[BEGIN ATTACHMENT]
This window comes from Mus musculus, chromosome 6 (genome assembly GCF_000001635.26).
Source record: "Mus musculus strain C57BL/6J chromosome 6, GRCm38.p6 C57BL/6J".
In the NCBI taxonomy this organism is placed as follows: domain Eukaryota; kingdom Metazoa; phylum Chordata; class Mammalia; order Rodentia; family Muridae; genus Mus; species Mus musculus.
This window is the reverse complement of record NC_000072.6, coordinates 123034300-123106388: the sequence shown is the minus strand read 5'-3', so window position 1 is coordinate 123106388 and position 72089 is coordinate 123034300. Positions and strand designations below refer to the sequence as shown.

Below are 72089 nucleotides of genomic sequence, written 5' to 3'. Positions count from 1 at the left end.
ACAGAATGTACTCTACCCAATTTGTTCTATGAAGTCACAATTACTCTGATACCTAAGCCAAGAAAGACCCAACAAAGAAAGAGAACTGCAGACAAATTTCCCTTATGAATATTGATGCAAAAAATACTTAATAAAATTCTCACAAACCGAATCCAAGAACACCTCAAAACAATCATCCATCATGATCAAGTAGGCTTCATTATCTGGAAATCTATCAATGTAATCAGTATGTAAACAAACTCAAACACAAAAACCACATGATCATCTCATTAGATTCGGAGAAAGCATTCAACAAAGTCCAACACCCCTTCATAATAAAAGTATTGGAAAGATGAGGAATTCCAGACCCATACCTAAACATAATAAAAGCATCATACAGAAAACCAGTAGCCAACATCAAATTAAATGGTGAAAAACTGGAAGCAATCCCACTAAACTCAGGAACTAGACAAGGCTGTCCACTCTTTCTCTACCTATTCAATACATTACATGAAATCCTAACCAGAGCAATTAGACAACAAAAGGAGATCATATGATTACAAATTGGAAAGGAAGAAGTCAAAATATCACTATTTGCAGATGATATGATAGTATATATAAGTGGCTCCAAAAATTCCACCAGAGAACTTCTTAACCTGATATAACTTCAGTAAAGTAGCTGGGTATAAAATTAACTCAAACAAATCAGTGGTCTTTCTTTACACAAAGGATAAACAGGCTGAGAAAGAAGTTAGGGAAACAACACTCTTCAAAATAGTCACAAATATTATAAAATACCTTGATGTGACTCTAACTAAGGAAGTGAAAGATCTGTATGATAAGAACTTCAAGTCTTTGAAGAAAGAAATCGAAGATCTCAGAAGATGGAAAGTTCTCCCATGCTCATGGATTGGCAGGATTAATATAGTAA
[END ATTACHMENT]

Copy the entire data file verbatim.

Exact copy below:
This window comes from Mus musculus, chromosome 6 (genome assembly GCF_000001635.26).
Source record: "Mus musculus strain C57BL/6J chromosome 6, GRCm38.p6 C57BL/6J".
In the NCBI taxonomy this organism is placed as follows: domain Eukaryota; kingdom Metazoa; phylum Chordata; class Mammalia; order Rodentia; family Muridae; genus Mus; species Mus musculus.
This window is the reverse complement of record NC_000072.6, coordinates 123034300-123106388: the sequence shown is the minus strand read 5'-3', so window position 1 is coordinate 123106388 and position 72089 is coordinate 123034300. Positions and strand designations below refer to the sequence as shown.

Below are 72089 nucleotides of genomic sequence, written 5' to 3'. Positions count from 1 at the left end.
ACAGAATGTACTCTACCCAATTTGTTCTATGAAGTCACAATTACTCTGATACCTAAGCCAAGAAAGACCCAACAAAGAAAGAGAACTGCAGACAAATTTCCCTTATGAATATTGATGCAAAAAATACTTAATAAAATTCTCACAAACCGAATCCAAGAACACCTCAAAACAATCATCCATCATGATCAAGTAGGCTTCATTATCTGGAAATCTATCAATGTAATCAGTATGTAAACAAACTCAAACACAAAAACCACATGATCATCTCATTAGATTCGGAGAAAGCATTCAACAAAGTCCAACACCCCTTCATAATAAAAGTATTGGAAAGATGAGGAATTCCAGACCCATACCTAAACATAATAAAAGCATCATACAGAAAACCAGTAGCCAACATCAAATTAAATGGTGAAAAACTGGAAGCAATCCCACTAAACTCAGGAACTAGACAAGGCTGTCCACTCTTTCTCTACCTATTCAATACATTACATGAAATCCTAACCAGAGCAATTAGACAACAAAAGGAGATCATATGATTACAAATTGGAAAGGAAGAAGTCAAAATATCACTATTTGCAGATGATATGATAGTATATATAAGTGGCTCCAAAAATTCCACCAGAGAACTTCTTAACCTGATATAACTTCAGTAAAGTAGCTGGGTATAAAATTAACTCAAACAAATCAGTGGTCTTTCTTTACACAAAGGATAAACAGGCTGAGAAAGAAGTTAGGGAAACAACACTCTTCAAAATAGTCACAAATATTATAAAATACCTTGATGTGACTCTAACTAAGGAAGTGAAAGATCTGTATGATAAGAACTTCAAGTCTTTGAAGAAAGAAATCGAAGATCTCAGAAGATGGAAAGTTCTCCCATGCTCATGGATTGGCAGGATTAATATAGTAA